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EN 262: EN 262

Steps in Your Research

              

Image: The senators encircle Caesar, a 19th-century interpretation of the event by Carl Theodor von Piloty (source: wikicommons)

Steps in Your Research

  • Read your initial text attentively, considering what information would put the writing in context and give you a fuller understanding of it.
  • Think about what sorts of publications the information you need might be published in
  • Look up background information in the reference materials, e.g., Credo Reference, encyclopedias, atlases and histories, etc.
  • Use terminology and facts learned from background sources to search for articles in historical newspapers and periodical databases. 
  • Search for books (memoirs, collections of letters, biographies, diaries, special histories)  in any of Colby's catalogs, expanding your search with subject linking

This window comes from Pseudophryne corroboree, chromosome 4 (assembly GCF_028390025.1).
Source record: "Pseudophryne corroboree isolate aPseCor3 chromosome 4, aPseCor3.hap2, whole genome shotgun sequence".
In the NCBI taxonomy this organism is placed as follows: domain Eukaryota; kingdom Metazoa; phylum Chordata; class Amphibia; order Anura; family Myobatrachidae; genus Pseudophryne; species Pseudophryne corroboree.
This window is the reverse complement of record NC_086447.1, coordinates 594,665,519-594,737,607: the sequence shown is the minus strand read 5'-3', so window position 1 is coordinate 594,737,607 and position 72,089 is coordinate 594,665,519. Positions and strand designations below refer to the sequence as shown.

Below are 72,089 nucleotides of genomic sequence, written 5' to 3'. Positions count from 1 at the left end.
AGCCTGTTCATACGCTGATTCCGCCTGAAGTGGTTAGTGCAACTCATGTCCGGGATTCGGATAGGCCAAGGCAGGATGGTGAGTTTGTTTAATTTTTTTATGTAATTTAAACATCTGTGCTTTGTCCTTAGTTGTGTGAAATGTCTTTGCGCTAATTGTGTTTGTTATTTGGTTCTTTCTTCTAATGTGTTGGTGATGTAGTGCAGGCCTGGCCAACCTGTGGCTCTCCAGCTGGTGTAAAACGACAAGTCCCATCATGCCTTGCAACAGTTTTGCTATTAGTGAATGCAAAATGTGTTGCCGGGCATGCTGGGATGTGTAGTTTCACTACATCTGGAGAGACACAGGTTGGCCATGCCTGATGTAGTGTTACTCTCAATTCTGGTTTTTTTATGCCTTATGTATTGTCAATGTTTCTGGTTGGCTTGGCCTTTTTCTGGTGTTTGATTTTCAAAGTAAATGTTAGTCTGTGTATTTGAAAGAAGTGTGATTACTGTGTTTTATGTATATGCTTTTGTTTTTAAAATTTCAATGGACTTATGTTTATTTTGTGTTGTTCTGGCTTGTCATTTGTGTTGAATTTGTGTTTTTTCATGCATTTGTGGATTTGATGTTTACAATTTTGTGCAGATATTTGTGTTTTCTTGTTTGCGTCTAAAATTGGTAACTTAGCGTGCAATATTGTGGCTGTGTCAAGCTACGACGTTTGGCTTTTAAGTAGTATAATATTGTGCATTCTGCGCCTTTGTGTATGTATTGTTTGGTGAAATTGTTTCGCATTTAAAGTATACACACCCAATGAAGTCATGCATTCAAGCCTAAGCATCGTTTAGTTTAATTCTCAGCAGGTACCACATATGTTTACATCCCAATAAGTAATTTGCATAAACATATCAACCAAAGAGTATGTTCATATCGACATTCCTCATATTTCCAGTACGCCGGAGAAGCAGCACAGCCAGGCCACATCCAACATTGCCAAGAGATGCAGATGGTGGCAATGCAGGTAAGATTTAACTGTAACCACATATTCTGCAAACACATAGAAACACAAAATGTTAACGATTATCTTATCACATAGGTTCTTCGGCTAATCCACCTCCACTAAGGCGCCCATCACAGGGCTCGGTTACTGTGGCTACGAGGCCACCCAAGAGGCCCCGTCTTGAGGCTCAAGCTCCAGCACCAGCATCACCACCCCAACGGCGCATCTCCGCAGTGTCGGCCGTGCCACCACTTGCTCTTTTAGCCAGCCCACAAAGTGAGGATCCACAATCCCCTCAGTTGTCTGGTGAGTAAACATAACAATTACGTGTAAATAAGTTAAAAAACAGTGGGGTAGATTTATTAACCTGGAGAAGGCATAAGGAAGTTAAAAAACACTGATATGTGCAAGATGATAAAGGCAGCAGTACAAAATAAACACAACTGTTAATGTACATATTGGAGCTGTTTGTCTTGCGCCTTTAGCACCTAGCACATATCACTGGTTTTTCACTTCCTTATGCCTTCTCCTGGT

• Ask your librarian!  kjgillum@colby.edu         

Find Books and Media

  • CBBcat - The Library Catalog of Colby, Bates & Bowdoin
    Search for books, CDs, videos and more.
  • NExpress
    Borrow from several other academic libraries in New England.
  • WorldCat
    Search for books and other materials held in libraries worldwide. Order through ILLiad.

Searching Tips:

  • Use quotes to glue a phrase together. E.g., "Milanese Design"
  • Use an asterisk as a wild card to cover word variations. E.g., Urban* (for Urban, Urbanized, Urbanist)
  • Broaden your search by using OR with parentheses. E.g., (Milan OR Italy). Results can contain either term.
  • Narrow your search by using AND. E.g., Milan AND Florence. Results must contain both terms.
  • Find one good item? Click on a record's Subject Headings to find similar material.
  • Expand your reach, sign up for ILLiad, our Interlibrary loan service.
  • Order directly from within WorldCat by clicking on Request through ILLiad@Colby.

CBBcat Subject Headings

Click on these links to find similar items. CBBcat uses Library of Congress Subject Headings. Unfortunately, these headings sometimes use outdated terminology, but once identified they can often provide much more precise search results than using keywords. Examples of LOC Subject Headings: